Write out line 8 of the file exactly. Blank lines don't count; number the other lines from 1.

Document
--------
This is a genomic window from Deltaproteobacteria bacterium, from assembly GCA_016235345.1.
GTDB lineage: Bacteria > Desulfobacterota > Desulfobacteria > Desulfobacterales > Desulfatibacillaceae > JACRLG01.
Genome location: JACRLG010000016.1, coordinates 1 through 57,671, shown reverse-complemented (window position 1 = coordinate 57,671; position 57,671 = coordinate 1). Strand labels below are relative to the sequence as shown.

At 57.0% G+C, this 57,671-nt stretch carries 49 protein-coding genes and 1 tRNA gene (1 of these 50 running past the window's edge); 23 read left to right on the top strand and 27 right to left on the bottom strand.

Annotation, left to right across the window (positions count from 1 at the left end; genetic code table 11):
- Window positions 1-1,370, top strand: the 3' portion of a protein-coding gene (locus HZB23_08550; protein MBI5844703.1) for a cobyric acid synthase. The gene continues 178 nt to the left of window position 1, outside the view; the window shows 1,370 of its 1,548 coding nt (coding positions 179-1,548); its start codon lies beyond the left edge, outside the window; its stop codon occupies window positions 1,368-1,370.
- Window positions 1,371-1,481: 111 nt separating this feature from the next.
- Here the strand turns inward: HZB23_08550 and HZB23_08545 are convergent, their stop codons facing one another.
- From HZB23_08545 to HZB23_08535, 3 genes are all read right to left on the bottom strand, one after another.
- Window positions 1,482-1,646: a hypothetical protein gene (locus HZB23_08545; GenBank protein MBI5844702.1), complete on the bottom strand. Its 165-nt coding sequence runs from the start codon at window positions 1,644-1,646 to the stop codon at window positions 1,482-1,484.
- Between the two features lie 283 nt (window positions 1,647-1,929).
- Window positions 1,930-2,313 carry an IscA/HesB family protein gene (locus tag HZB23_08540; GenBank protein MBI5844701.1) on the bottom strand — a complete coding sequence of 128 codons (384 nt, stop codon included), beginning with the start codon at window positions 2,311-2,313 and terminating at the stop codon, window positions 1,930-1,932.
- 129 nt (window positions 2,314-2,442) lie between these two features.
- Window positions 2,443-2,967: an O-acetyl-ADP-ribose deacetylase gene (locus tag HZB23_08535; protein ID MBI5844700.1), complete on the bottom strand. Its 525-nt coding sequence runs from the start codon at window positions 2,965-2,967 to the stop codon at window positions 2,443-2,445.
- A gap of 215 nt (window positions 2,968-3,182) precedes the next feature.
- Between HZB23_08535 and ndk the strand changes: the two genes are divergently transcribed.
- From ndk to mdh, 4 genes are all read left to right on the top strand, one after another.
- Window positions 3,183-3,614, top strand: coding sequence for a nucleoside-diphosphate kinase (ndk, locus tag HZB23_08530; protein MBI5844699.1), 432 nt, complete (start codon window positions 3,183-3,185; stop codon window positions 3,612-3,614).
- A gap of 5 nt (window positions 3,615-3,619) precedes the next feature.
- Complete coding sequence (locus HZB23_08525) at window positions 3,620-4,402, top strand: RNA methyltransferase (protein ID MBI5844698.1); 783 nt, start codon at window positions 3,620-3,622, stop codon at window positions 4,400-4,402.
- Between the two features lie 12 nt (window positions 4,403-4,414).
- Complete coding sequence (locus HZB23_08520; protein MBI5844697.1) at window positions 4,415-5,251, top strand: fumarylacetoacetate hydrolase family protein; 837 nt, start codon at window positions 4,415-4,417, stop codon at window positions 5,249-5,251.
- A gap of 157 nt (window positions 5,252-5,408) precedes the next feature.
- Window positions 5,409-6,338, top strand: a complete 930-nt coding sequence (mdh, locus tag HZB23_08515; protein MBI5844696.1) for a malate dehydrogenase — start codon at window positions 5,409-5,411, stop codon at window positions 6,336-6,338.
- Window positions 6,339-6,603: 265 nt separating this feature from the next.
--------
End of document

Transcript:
- Here the strand turns inward: HZB23_08550 and HZB23_08545 are convergent, their stop codons facing one another.